Guerlain perfumer Thierry Wasser, in Tunisia to talk about neroli.
[Trygve] Harris first came to Oman in 2006 to source frankincense for her aromatic essential oil store in New York. “But even in Oman, I could only get Somalia oil, not higher-quality Omani oil. Nobody was distilling it for sale back then. Not even Amouage!” she recalled, speaking of Oman’s top perfume company, which specialises in producing luxury frankincense fragrances (a 100ml bottle of Amouage perfume with frankincense base notes costs £283).
In 2011, she relocated to Salalah, Dhofar’s capital, and set up Enfleurage.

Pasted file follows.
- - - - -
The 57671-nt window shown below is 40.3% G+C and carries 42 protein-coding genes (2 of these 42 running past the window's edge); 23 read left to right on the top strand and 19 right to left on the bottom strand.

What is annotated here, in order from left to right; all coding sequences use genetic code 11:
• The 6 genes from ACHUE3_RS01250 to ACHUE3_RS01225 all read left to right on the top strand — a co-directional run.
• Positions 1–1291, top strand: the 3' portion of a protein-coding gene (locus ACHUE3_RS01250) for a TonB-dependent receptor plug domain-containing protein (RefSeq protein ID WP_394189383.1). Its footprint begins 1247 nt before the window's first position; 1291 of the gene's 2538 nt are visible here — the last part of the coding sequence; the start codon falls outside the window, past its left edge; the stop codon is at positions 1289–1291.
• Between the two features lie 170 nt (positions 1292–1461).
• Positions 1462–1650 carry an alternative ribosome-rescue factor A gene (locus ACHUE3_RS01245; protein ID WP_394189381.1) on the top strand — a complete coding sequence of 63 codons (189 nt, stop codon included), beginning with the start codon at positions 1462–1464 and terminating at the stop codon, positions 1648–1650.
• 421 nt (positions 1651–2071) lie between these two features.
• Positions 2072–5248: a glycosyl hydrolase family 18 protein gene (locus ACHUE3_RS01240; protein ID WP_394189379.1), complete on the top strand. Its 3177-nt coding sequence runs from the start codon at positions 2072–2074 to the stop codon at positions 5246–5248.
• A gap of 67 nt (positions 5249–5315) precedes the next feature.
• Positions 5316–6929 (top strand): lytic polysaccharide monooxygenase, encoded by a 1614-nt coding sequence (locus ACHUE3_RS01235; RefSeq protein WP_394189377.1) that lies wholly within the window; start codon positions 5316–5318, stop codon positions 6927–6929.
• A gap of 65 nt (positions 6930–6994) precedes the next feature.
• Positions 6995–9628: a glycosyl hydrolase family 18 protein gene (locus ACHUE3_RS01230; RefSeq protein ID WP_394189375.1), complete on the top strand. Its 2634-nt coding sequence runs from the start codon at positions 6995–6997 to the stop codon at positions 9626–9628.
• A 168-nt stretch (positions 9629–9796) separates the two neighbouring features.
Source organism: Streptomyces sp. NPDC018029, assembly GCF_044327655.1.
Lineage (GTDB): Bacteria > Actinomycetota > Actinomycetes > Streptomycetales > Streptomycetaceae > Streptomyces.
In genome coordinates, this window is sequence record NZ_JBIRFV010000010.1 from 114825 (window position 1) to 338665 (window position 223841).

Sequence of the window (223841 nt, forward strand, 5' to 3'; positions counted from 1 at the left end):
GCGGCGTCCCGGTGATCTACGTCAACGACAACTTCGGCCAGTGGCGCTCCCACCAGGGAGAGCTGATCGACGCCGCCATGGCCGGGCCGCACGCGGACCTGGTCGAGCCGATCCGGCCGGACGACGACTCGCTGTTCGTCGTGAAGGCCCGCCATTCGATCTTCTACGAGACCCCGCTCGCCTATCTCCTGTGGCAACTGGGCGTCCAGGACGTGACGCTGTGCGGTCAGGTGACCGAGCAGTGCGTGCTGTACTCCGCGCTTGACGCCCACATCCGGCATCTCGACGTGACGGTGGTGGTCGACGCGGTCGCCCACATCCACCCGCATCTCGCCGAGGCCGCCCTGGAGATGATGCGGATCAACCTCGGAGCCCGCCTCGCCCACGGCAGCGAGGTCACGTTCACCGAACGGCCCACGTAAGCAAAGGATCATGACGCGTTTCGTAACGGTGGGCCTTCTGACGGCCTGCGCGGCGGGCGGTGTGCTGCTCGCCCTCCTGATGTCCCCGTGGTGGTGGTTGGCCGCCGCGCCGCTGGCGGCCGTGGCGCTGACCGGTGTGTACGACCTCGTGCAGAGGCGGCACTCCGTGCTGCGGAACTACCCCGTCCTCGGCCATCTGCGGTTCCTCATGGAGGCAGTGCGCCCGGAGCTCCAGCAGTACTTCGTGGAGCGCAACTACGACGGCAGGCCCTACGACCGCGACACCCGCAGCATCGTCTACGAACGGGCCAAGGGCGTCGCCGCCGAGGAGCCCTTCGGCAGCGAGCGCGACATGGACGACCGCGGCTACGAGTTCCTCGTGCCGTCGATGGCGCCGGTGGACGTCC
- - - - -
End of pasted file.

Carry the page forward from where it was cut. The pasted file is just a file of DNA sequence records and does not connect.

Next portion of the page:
A spot from Firmenich Naturals on oud production in Bangladesh, with perfumer Hamid Merati-Kashani.
Frankincense, one of three fabled gifts the wise men brought to honor Jesus, has been used for millennia as an incense in cooking and religious ceremonies. In Catholic churches today, the tendrils of smoke rising from burning frankincense are thought to carry prayers toward the heavens. Now, the earthy smell that evokes memories of spiritual communion for so many is under threat: Human activity is predicted to cause a 50% decline in frankincense harvests over the next 20 years, according to new research.
— Read more at World’s supply of frankincense could go up in smoke at Science.